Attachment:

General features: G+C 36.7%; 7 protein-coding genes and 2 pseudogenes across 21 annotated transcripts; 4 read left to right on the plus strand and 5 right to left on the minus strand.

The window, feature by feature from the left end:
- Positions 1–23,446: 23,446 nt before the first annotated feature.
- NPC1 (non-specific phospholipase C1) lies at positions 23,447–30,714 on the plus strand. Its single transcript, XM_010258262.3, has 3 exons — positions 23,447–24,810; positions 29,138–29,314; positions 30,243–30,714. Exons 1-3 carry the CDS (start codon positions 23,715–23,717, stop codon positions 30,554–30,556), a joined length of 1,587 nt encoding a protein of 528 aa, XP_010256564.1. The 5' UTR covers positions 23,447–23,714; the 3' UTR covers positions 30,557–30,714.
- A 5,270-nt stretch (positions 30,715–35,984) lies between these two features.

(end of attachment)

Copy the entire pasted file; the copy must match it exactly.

General features: G+C 36.7%; 7 protein-coding genes and 2 pseudogenes across 21 annotated transcripts; 4 read left to right on the plus strand and 5 right to left on the minus strand.

The window, feature by feature from the left end:
- Positions 1–23,446: 23,446 nt before the first annotated feature.
- NPC1 (non-specific phospholipase C1) lies at positions 23,447–30,714 on the plus strand. Its single transcript, XM_010258262.3, has 3 exons — positions 23,447–24,810; positions 29,138–29,314; positions 30,243–30,714. Exons 1-3 carry the CDS (start codon positions 23,715–23,717, stop codon positions 30,554–30,556), a joined length of 1,587 nt encoding a protein of 528 aa, XP_010256564.1. The 5' UTR covers positions 23,447–23,714; the 3' UTR covers positions 30,557–30,714.
- A 5,270-nt stretch (positions 30,715–35,984) lies between these two features.